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Salt Fish Cakes
- 1 pound salt codfish
- 2 cups water
- 2 cups flour
- 1 onion chopped and diced
- 1 teaspoon thyme
- 1 teaspoon garlic
- 1 teaspoon chives
- 1 teaspoon cayenne pepper
- 1 teaspoon black pepper
- 1 cup vegetable oil for frying
- Put the fish in a bowl, cover with warm water and soak for 2 hours or longer, according to the saltiness and hardness of the fish. Drain, rinse, and place in a saucepan with boiling water to cover. Simmer gently, covered, until the fish is tender, about 15 minutes. Drain, remove any bones and skin, and shred fish finely.
- Add the seasonings to taste with salt, if needed, and pepper. If the mixture is too loose, stir in a little more flour until it is firm enough to pick up with a spoon.
- Heat the oil in a large, heavy frying pan. Spoon the batter in pan and fry the fishcakes, as many at a time as the pan will conveniently hold, until brown on both sides, about 8 minutes. Drain on paper towels and keep warm.
- Serve hot as a first course. Serve as accompaniment to drinks. Makes about 20 larger fish cakes.
Anne Marie Herman will spend an entire afternoon cooking food and frying fish cakes — but as soon as she places a plate of fish cakes on the table, they’re gone.
“Sometimes I even try to hide it but they find it before the meal,” Herman said.
Herman said her fish cakes are always a hit among her friends in the Caribbean Association of Madison (CAM). She orders small boxes of codfish from Canada, prepares a batter, and fries them in a large pan so she can make a lot of them at once. Members often ask her if she brought “fritters” to meetings or gatherings.
“Fish cakes are another thing I make often. You take codfish, you boil it — because it has a lot of sodium in it, so you wash it first. Then, you put it in the pot to boil,” Herman said.
However, fish cakes are not the only dish she enjoys cooking. Sometimes, Herman’s kitchen will smell of jerk chicken, coconut bread with chocolate chips, fried banana, and other foods that remind her of home.
“I was born in the Caribbean Island St. Lucia. But when I was much younger, I used to cook for my older brothers. That’s how I started cooking, real cooking,” Herman said.
Her brothers, Jerome and Robert, were taxi drivers who worked in the middle of the town offering rides to tourists. They did not have time to cook so Herman cooked for them.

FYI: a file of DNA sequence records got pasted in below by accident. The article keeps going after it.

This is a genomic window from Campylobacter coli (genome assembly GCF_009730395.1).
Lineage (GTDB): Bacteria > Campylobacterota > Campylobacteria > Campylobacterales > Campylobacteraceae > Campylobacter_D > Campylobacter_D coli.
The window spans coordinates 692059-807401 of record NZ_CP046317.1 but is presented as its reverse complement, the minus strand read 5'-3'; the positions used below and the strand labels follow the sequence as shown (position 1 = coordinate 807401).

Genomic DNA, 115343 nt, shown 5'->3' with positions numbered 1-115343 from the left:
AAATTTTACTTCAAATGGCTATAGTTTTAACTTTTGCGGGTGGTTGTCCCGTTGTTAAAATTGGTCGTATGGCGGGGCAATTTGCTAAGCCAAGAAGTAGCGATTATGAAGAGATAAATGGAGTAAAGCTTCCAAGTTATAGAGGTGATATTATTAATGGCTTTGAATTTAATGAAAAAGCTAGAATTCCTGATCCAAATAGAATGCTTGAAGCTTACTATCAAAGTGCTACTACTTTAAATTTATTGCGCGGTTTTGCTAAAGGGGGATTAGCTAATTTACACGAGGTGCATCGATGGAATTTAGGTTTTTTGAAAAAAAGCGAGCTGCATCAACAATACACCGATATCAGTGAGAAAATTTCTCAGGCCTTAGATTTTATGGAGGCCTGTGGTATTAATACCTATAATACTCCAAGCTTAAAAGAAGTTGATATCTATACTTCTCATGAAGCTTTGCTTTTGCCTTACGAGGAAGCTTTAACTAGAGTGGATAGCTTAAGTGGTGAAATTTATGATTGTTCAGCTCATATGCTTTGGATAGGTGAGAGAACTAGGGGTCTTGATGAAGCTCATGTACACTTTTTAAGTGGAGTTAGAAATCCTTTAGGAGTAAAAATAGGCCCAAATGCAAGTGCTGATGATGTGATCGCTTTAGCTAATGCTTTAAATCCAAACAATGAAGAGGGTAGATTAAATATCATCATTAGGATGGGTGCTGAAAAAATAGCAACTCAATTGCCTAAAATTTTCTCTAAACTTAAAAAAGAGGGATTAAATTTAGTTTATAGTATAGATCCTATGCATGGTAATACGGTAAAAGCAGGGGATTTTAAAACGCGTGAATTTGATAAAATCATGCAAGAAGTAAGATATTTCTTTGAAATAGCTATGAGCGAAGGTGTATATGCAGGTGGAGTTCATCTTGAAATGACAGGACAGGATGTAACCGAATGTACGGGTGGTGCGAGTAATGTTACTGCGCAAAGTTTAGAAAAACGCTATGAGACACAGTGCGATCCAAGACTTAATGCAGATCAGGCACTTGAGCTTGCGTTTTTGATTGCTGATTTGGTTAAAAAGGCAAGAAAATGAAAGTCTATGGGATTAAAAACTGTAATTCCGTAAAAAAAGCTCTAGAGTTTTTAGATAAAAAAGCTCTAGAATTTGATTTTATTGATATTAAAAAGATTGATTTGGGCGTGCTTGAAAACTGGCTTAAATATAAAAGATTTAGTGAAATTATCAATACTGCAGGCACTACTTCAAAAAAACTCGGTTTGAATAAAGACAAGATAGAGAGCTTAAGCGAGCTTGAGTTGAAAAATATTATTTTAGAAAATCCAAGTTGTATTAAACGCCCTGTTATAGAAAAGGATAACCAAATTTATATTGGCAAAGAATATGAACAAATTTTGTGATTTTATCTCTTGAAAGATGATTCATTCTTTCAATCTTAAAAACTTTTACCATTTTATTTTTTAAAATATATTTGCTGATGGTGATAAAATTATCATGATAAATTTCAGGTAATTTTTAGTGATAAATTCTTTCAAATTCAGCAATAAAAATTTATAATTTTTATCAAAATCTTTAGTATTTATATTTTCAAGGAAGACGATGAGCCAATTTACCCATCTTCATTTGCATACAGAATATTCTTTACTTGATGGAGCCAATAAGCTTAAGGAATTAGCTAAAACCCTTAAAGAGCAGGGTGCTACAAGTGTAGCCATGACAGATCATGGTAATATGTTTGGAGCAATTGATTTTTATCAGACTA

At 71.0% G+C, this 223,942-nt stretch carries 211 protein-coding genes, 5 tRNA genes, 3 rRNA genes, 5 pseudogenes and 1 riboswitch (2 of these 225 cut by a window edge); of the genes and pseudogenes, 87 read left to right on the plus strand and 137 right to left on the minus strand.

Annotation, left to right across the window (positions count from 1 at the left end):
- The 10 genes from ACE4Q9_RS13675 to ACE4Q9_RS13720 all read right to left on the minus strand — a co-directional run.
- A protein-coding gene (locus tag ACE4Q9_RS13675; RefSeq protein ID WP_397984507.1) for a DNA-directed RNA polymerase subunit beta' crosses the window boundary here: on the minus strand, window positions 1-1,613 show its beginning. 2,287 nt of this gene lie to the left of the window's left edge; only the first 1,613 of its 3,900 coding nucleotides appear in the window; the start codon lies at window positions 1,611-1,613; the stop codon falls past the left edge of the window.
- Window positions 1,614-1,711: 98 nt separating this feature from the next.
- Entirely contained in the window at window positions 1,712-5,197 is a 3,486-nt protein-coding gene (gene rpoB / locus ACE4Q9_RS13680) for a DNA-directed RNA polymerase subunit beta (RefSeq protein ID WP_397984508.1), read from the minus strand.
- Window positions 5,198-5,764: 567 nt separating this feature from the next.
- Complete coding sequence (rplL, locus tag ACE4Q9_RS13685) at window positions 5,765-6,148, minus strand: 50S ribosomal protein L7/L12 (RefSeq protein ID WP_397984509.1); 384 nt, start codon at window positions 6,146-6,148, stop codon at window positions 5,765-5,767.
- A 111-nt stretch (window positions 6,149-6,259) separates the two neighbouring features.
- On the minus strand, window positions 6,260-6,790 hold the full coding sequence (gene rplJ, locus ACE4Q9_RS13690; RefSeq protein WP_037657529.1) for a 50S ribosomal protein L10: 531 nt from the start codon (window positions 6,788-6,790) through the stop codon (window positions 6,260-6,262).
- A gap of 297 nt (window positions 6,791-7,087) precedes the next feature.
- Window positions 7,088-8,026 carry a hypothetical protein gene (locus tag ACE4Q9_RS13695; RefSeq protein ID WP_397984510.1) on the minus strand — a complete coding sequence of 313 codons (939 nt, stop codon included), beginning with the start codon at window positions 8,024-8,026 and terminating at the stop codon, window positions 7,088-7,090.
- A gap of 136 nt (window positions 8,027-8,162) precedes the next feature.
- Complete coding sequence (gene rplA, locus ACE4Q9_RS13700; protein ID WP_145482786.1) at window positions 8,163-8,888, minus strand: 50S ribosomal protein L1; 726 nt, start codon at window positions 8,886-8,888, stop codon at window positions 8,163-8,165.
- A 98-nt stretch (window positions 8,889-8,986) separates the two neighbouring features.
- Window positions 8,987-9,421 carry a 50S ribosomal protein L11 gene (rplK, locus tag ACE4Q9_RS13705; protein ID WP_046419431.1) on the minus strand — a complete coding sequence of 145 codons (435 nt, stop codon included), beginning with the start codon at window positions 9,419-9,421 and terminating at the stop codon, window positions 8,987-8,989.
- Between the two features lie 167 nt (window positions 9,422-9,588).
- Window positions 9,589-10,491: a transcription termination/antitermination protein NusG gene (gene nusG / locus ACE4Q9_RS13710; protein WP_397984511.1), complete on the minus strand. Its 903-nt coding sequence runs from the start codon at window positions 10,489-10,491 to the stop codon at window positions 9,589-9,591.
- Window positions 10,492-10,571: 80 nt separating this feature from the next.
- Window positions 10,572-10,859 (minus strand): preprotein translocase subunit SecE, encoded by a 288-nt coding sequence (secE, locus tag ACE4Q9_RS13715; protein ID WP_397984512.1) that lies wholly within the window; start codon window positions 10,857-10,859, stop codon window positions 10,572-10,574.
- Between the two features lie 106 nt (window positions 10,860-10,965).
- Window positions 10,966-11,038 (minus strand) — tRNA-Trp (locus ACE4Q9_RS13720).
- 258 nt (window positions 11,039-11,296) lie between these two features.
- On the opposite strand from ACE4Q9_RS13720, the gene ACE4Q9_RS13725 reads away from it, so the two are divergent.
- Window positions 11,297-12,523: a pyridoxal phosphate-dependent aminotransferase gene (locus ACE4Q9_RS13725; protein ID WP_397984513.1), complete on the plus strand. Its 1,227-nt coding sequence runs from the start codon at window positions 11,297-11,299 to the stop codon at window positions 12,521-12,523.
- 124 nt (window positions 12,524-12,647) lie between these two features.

“Growing up in St. Lucia with my mother and siblings, I learned to do what is considered domestic work in the home. This includes — but not limited to — cooking, baking, washing, sewing and cleaning,” she said.
Herman also worked at a local neighborhood bakery where she made stews and baked bread. This was one of her earliest jobs growing up. The bakery had an old brick oven shaped like an igloo with wood and charcoal inside.
At the age of 24, she married her husband of 50 years. He was a member of the United States military and stationed at Fort Carson in Colorado Springs, Colorado. They raised two children in Colorado and later moved to Wisconsin. At first, Herman had to adjust to food in the United States — everything was fried.
“I would say American food versus Caribbean food has some differences,” she said.
When she arrived in Madison in 1974, she could not find Caribbean food in the local grocery stores, but over the years that has changed significantly. Chicago and Milwaukee were the closest areas where she could find a minimal supply of Caribbean produce or restaurant with Caribbean influence.
“I want to make a record of what I cook. Everything I make, my husband and my son or whoever comes and eats it. It’s all good,” she said.
She’s published two cookbooks: “Anne Marie’s Family Favorite Recipes With A Caribbean Twist” and “Positive Affirmation – Fear No More,” a memoir with suggestions for Type 2 diabetics. She made these books to honor her mother and brothers who she’s lost over the years and also to share her experiences in the kitchen with those she loves.
“I didn’t used to measure a lot of stuff when I was cooking. But you see inside of it, it has all the Caribbean islands in there. That’s my idea of putting all the Caribbean foods together,” Herman said.
This story is part of Food Traditions, a multimedia project exploring food and culture across Wisconsin. It originally aired on June 24, 2020.